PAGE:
How Common is Having a Fever with Lupus?

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  • Written By: Jamey M. Bradbury
  • Edited By: Jenn Walker
  • Last Modified Date: 09 December 2018
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Fever is one of the most common early signs of lupus. Individuals who have been diagnosed with lupus sometimes experience lupus "flares," or periods when the disease worsens; these flares can be accompanied by fever in addition to other symptoms. Lupus patients are often more susceptible to infection as well, which is usually accompanied by a fever. It also is typical for many lupus patients regularly to run temperatures that are one or two degrees above normal.

Although fever can be an early indicator of lupus, it can be difficult for an undiagnosed patient to tell the difference between a lupus fever and a run-of-the-mill fever caused by sickness. In fact, the onset of lupus can feel a lot like a typical bout of the flu—a condition referred to as "flu-like syndrome." These symptoms include muscle pain, joint pain and fatigue. To differentiate between the flu and lupus, an individual should watch for other lupus symptoms, such as weight loss or gain, hair loss, mouth sores, dry eyes, and easy bruising. A rash may also appear on the face and cover the nose and cheeks, and skin lesions or rashes typically will grow worse when exposed to sunlight.


"Normal" temperature varies from person to person, but the universal normal temperature for a healthy human being is about 98.6 degrees Fahrenheit (37 degrees Celsius). A fever is considered to be any temperature greater than 99.6 degrees Fahrenheit (about 37.5 degrees Celsius). Many patients run a chronic low-grade fever with lupus, one or two degrees above normal, unaccompanied by other usual symptoms of a lupus flare—rash, mouth sores, fatigue or muscle aches.

Since it's common for patients to run a slight fever with lupus on a regular basis, it's important for an individual to figure out what is "normal" for him by taking his temperature several times a day. A person with lupus should watch for fever any time he doesn't feel well, and should practice good hygiene to prevent infection. If a fever with lupus higher than 102 degrees Fahrenheit (about 38.9 degrees Celsius) is detected, the patient should consult with his doctor as soon as possible; high fever is one sign of infection. Other signs of infection include unusual pain, cramping, swelling, headache with neck stiffness, trouble breathing, nausea and diarrhea.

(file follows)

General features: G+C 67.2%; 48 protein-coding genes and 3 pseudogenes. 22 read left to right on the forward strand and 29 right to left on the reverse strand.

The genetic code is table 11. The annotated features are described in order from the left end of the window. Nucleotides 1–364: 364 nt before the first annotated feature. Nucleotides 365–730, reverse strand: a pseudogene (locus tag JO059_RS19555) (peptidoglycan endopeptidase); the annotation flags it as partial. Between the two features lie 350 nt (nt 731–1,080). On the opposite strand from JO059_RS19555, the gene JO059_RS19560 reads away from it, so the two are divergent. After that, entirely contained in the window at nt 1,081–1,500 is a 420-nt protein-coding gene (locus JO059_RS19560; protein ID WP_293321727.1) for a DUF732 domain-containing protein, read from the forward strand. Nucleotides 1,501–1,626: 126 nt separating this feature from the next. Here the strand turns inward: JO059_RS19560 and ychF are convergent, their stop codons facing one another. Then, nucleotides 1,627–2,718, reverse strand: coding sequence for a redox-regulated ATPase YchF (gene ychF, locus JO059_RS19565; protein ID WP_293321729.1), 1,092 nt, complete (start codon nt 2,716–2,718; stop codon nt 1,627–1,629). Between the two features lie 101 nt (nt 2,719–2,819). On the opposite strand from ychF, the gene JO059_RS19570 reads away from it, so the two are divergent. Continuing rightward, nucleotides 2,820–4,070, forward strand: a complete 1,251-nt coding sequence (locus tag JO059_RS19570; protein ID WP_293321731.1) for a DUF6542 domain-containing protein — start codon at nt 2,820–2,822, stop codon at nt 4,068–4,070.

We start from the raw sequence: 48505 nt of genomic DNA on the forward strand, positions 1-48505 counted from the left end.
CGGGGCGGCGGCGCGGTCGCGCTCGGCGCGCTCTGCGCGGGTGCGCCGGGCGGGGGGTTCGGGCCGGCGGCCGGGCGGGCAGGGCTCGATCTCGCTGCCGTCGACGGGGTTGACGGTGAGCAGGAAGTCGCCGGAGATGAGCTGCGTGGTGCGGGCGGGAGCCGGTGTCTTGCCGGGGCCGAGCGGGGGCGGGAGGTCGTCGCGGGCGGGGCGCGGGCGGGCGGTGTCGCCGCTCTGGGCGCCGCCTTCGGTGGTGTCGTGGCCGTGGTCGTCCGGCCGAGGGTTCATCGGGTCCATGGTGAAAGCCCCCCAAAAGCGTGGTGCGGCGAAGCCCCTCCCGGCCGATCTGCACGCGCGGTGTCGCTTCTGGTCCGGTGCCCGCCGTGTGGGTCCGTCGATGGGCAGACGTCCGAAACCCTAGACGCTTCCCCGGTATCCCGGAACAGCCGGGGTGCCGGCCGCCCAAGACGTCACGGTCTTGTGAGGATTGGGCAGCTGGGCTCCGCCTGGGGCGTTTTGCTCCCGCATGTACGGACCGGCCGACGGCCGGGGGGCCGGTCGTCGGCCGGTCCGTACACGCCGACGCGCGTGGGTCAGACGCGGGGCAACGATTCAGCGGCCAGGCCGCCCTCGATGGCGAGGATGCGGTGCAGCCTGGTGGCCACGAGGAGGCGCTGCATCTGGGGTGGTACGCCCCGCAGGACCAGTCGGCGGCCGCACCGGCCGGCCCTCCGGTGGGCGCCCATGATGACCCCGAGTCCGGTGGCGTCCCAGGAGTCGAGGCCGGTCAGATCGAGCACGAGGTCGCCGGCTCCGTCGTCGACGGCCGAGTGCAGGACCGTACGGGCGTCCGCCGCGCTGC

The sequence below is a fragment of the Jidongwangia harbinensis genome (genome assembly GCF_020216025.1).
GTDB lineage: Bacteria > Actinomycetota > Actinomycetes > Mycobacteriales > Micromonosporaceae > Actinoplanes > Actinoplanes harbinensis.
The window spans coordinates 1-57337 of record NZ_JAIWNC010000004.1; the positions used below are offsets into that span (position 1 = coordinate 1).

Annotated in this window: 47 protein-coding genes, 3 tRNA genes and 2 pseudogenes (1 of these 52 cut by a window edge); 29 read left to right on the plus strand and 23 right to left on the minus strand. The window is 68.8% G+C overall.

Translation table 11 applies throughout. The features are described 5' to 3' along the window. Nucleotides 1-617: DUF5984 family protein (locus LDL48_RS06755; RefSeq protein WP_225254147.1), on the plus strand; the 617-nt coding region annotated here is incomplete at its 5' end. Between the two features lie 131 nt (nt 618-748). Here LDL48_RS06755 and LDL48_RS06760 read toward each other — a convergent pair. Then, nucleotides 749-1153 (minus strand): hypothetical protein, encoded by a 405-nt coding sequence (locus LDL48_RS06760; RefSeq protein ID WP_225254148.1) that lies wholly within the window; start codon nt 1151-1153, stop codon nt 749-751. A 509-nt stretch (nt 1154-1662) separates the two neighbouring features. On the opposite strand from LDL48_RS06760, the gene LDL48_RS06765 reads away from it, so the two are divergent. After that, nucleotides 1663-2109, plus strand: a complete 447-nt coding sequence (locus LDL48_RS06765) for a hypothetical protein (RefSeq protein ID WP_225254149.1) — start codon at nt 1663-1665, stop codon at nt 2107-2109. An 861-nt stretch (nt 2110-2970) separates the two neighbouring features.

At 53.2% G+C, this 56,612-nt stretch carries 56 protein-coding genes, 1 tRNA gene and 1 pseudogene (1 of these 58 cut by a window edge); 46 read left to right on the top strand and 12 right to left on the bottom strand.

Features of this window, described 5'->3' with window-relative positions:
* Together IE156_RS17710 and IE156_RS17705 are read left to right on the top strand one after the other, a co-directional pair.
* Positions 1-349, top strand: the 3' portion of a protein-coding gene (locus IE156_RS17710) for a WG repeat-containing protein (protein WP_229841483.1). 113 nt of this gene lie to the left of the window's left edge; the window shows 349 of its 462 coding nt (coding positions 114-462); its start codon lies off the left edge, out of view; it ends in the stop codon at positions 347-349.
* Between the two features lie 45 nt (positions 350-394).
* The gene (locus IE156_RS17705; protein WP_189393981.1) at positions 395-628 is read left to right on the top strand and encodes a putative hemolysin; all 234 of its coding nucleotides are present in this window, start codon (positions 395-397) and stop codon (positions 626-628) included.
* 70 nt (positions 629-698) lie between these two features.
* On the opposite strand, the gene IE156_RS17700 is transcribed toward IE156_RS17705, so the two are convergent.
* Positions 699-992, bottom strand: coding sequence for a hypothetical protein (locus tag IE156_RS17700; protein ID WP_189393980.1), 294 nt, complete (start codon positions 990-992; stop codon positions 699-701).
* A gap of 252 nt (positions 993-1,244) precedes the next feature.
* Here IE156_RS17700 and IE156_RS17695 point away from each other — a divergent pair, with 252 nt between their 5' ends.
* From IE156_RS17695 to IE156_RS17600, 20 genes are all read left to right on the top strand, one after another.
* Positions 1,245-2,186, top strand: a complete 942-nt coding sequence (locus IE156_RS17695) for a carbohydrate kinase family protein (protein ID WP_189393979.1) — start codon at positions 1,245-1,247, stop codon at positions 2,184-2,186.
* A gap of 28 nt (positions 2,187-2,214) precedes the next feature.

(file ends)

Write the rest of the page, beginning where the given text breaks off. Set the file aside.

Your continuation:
Infection can be a significant problem for individuals with lupus, as many of the medications taken by lupus patients make them more vulnerable to infection. Such medications include immunosuppressive drugs, corticosteroid, large amounts of aspirin and nonsteroidal anti-inflammatory drugs (NSAIDs). Infections can come in many different forms, including urinary tract infection and respiratory infection. Any infection should be taken seriously, since it can result in death in lupus patients.

Regardless of the cause, lupus patients should be sure to drink plenty of fluids to prevent dehydration during a fever. While occasional or chronic low-grade fevers can be relatively harmless, any high fever with lupus should be a signal that it's time to consult with a doctor before the condition grows worse. Dehydration can signal dangerous responses in the body for lupus patients.


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Post 5

@ddljohn-- I'm not a doctor, so this is just my opinion. Like others said, fever is a common lupus disease symptom. But if the fever is never going away, then you should probably consult with another rheumatologist or with an infectious disease specialist.

The problem with lupus medications is that they can hide the symptoms of infection while they suppress the immune system. So you may have an infection but the steroids might be preventing other symptoms from showing up. That's probably why you're running a low grade fever all the time.

You need to check your temperature several times during the day and jot it down in a notebook. After a week or so, take it to your doctor.

Post 4

@ddljohn-- I have lupus too and I also run a high fever most of the time. It continues for weeks sometimes and then goes away for a while. If it's not very high, then don't worry about it.

Post 3

Is it common to have a consistent fever even when on lupus medications that are supposed to reduce fever?

I have rheumatoid arthritis and lupus and I'm on several medications, including one which should take care of my fever. But the fever won't go away. It's not very high, it's usually 100 or 101 degrees Fahrenheit. But it never goes down to normal range. My doctor is not worried but I am because I know that this is not normal for me.

Is anyone else experiencing this?

Post 1
If you are experiencing such fevers and symptoms, don't panic. It is important to speak to your doctor about your symptoms to get the correct diagnosis. Though you may think your symptoms indicate Lupus, your illness may be something entirely different, or nothing serious at all.

It's also important not to ignore symptoms of Lupus when not accompanied by fevers. Though common, fevers do not always occur with this ailment.

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